Governments, politicians debate vaccine passport requirements
CHARLESTON, S.C. (WCSC/CBS News) - The idea of vaccine passports — a form of proof that you are fully vaccinated against COVID-19 — has already become controversial, as local government and businesses consider whether to require them. They’ve also become a partisan issue, with Republicans across the country denouncing them as government overreach and an invasion of privacy.
Next week, California is beginning a new policy allowing event venues to require proof of vaccination or a negative test result.
But Florida’s Republican Governor, Ron DeSantis, issued an executive order banning vaccine passports statewide, and Republican lawmakers in states including Arkansas and Montana are pushing similar measures.
But some businesses, including airlines, already require proof of a negative COVID test for customers.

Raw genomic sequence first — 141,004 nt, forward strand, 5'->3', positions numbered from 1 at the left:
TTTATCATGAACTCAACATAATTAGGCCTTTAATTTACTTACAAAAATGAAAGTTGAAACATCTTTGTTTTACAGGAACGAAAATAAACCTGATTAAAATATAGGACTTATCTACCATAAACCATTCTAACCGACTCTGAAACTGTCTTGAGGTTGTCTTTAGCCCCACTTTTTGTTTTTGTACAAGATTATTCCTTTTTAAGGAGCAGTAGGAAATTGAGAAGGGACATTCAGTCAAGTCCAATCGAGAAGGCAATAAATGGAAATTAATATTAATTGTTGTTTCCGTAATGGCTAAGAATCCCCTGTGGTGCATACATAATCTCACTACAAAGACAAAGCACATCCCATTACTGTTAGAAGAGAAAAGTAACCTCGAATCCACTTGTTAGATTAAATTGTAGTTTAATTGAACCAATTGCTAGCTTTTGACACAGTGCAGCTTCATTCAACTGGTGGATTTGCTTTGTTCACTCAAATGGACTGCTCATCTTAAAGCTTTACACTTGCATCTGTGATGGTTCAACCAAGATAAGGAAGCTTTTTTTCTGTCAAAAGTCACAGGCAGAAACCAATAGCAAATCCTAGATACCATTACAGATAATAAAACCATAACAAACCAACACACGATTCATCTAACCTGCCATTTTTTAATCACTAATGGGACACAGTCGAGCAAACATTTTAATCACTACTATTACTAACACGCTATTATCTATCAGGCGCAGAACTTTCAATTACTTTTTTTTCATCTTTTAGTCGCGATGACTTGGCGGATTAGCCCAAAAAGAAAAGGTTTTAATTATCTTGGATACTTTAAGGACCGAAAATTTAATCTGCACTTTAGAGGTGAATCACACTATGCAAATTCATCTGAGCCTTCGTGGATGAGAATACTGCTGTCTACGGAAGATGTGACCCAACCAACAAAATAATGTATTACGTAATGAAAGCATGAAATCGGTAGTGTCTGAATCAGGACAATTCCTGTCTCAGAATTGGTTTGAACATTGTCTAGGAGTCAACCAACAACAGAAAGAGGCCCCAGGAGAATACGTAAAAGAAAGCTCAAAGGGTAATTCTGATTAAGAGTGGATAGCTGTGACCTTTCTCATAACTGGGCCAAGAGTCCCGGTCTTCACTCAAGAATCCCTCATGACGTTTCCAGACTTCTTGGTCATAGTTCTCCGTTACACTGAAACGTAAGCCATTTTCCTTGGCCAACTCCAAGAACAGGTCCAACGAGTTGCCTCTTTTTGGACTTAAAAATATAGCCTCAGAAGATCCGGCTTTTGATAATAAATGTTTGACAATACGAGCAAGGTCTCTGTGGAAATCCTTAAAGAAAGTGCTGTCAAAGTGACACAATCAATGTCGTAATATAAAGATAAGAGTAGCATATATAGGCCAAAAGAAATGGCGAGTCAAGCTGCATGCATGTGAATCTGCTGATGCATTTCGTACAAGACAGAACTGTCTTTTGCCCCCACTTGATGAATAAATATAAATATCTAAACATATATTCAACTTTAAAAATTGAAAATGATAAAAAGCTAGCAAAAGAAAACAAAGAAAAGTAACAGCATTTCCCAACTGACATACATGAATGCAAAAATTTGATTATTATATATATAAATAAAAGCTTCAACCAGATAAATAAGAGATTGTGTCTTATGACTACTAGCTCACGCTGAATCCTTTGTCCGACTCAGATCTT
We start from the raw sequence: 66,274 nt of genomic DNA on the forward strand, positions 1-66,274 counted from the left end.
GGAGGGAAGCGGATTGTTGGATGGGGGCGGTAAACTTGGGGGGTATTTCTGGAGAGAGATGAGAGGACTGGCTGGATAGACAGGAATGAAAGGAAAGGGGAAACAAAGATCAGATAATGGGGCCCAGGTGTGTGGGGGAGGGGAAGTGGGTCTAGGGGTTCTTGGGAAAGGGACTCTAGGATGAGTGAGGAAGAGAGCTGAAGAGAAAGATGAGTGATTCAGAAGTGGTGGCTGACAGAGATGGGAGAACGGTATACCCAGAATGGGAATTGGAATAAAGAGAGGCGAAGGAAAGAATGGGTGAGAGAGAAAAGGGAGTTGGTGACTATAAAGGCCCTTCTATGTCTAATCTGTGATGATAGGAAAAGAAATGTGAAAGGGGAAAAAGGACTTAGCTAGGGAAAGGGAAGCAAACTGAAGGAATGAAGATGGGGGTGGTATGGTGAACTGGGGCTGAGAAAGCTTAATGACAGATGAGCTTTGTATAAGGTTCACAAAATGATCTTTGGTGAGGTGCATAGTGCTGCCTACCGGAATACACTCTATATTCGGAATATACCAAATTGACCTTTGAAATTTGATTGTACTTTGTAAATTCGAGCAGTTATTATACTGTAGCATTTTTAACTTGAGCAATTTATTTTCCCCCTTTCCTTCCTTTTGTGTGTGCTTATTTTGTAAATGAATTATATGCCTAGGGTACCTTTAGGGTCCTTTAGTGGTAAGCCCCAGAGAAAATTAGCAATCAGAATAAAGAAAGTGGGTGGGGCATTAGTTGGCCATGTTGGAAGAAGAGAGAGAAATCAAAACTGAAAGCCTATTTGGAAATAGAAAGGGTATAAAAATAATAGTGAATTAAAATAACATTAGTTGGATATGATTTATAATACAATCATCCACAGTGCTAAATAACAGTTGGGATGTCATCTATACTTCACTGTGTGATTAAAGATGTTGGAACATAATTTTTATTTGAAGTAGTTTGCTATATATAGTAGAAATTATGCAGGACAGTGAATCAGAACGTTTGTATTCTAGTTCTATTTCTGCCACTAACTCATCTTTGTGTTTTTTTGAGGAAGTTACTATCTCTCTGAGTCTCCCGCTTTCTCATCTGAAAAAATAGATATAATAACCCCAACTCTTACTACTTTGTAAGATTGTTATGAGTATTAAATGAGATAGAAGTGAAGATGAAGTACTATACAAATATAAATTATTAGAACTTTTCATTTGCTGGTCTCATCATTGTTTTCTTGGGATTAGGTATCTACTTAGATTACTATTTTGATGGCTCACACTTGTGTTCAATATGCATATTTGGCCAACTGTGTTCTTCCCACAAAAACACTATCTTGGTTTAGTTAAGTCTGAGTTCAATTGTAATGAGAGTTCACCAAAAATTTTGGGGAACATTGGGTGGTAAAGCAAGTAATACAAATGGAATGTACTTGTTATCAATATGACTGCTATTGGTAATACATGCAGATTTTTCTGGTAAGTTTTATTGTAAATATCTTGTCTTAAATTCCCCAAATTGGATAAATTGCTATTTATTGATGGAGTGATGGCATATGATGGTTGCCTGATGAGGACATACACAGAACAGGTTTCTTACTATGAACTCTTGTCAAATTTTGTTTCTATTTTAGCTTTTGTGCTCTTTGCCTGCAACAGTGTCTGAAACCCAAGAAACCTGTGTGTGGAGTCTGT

Israel introduced an app-based vaccine passport in February, and the European Union is planning to introduce them over the summer.
Stewart Harris teaches constitutional law at Lincoln Memorial University in Tennessee, and he says it’s perfectly legal for the federal government, the state government and private businesses to require a vaccine passport.
“If you owned a business, if you owned a Mom and Pop business, and say you work there, your spouse works there, your kids work there, and you have other employees, shouldn’t you be able to protect them from unnecessary risks by requiring people to come in and wear a mask, for example, or,perhaps, now to show that they’ve been vaccinated?” he said.
Still, Infectious Disease expert Dr. Anthony Fauci says the federal government won’t be mandating vaccine passports for travel and businesses.
The White House has indicated that any potential passports would come from the private sector, with little direct involvement from the government.
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